In my reading this week I discovered that in 1961 there was a group of essays published entitled, Nobody Knows My Name. I haven’t read the essays but the article I read about them says they were written in the context of the 1960’s in the United States from an African American perspective. The article notes,“The title suggests the profound truth that the African American experience in the context of the dominant white culture of America is not exactly that of being nameless, but rather that of not having one’s name known and called. When nobody knows or calls one’s name, one stands outside the embrace of the surrounding community. When one’s name is known and called, one is enfolded in community.” (Feasting on the Word, Year B, Volume 2, p. 380)
In the mainstream popular culture of the United States in the 1980’s, there was a television series called “Cheers”. Do you remember it? It was a situation comedy that was set in a bar. The premise of the show was that people were drawn to this place because there was a sense of community. The tag line for the show was “You want to go to the place where everybody knows your name!” In other words come to the place where you are known and loved with all your idiosyncrasies and shortcomings and you are listened to and loved just for being yourself.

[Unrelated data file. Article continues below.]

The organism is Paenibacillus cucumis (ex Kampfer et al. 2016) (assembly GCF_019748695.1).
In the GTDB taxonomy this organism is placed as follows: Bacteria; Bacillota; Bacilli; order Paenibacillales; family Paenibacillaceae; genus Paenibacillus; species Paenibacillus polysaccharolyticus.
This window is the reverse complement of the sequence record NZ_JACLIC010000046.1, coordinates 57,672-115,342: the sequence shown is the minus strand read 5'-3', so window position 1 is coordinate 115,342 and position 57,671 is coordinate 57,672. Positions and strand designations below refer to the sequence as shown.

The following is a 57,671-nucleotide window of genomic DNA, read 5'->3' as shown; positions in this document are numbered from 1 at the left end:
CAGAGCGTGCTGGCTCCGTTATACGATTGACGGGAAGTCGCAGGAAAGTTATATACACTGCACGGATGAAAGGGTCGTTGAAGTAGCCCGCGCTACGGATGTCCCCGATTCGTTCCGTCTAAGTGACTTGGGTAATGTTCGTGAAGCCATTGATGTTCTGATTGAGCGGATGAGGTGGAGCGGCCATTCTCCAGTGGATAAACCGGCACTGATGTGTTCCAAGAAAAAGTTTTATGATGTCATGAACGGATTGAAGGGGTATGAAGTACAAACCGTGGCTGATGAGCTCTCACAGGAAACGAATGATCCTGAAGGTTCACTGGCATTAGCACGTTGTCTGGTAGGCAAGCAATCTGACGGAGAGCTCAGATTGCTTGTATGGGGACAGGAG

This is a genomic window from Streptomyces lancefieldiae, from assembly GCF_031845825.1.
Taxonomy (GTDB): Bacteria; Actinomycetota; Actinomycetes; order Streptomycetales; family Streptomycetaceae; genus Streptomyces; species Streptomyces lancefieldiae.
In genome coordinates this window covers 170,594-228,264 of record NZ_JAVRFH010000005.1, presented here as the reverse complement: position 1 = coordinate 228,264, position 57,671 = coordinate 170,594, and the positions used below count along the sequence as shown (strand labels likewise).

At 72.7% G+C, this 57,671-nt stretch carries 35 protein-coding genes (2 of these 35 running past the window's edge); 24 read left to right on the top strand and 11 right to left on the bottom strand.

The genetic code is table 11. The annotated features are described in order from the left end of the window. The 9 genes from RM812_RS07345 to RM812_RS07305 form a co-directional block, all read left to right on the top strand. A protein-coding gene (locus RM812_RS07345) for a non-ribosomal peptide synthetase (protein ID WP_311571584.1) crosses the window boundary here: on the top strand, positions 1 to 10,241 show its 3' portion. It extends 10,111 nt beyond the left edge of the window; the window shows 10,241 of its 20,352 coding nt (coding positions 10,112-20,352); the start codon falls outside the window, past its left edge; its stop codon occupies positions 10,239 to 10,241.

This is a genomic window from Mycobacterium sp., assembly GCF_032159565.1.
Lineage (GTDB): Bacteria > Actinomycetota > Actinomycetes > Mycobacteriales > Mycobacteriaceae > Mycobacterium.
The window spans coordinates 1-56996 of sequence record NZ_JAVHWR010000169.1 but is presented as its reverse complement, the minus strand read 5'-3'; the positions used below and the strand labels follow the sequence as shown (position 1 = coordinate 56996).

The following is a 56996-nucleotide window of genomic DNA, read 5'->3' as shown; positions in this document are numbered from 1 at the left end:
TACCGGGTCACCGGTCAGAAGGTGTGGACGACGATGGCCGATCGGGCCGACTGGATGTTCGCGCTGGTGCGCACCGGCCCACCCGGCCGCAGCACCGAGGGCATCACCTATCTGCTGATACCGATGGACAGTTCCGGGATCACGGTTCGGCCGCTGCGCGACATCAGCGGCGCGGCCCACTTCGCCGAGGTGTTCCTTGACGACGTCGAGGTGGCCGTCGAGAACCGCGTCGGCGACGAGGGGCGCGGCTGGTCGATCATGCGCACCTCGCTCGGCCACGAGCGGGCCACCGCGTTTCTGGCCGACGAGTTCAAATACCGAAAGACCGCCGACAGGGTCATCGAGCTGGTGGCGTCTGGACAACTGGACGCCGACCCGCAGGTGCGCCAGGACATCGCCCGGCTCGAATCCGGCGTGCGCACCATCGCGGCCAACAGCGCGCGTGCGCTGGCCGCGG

I’ve read a number of books in the last few years about the challenges and opportunities that face mainstream churches in the twenty-first century. One of these books, I can’t remember which one, talked about the “Cheers effect”. This is the phenomenon where people are seeking a sense of community and are looking for a church where they are welcomed, loved, valued, and feel a sense of belonging. They are looking for a place where “everybody knows their name”. In today’s Gospel story, Mary, upon hearing Jesus call her by name, immediately understood that she was known and was in the presence of Christ. To acknowledge her recognition and relationship with Jesus, she simply said, “teacher”. And, because of her recognition and response Jesus commissioned her to go and share the good news with the other disciples.